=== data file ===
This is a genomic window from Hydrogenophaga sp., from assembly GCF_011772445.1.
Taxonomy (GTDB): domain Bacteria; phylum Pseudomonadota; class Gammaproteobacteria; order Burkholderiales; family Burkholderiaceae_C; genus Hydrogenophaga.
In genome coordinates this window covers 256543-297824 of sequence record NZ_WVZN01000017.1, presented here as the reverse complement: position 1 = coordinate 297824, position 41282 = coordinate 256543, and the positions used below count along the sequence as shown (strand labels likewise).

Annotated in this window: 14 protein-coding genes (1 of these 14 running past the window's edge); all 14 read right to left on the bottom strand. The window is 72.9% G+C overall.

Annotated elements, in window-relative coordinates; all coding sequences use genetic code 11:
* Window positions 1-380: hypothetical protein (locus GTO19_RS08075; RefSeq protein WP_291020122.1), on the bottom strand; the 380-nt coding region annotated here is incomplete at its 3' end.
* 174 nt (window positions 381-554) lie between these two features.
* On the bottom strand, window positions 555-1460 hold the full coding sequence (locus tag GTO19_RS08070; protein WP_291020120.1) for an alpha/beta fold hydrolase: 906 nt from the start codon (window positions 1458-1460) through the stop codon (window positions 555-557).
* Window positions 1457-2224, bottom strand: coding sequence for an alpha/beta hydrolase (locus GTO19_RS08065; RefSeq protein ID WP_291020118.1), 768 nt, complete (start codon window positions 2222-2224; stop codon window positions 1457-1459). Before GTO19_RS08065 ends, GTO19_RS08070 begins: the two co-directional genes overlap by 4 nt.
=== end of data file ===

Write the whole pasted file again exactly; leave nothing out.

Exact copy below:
This is a genomic window from Hydrogenophaga sp., from assembly GCF_011772445.1.
Taxonomy (GTDB): domain Bacteria; phylum Pseudomonadota; class Gammaproteobacteria; order Burkholderiales; family Burkholderiaceae_C; genus Hydrogenophaga.
In genome coordinates this window covers 256543-297824 of sequence record NZ_WVZN01000017.1, presented here as the reverse complement: position 1 = coordinate 297824, position 41282 = coordinate 256543, and the positions used below count along the sequence as shown (strand labels likewise).

Annotated in this window: 14 protein-coding genes (1 of these 14 running past the window's edge); all 14 read right to left on the bottom strand. The window is 72.9% G+C overall.

Annotated elements, in window-relative coordinates; all coding sequences use genetic code 11:
* Window positions 1-380: hypothetical protein (locus GTO19_RS08075; RefSeq protein WP_291020122.1), on the bottom strand; the 380-nt coding region annotated here is incomplete at its 3' end.
* 174 nt (window positions 381-554) lie between these two features.
* On the bottom strand, window positions 555-1460 hold the full coding sequence (locus tag GTO19_RS08070; protein WP_291020120.1) for an alpha/beta fold hydrolase: 906 nt from the start codon (window positions 1458-1460) through the stop codon (window positions 555-557).
* Window positions 1457-2224, bottom strand: coding sequence for an alpha/beta hydrolase (locus GTO19_RS08065; RefSeq protein ID WP_291020118.1), 768 nt, complete (start codon window positions 2222-2224; stop codon window positions 1457-1459). Before GTO19_RS08065 ends, GTO19_RS08070 begins: the two co-directional genes overlap by 4 nt.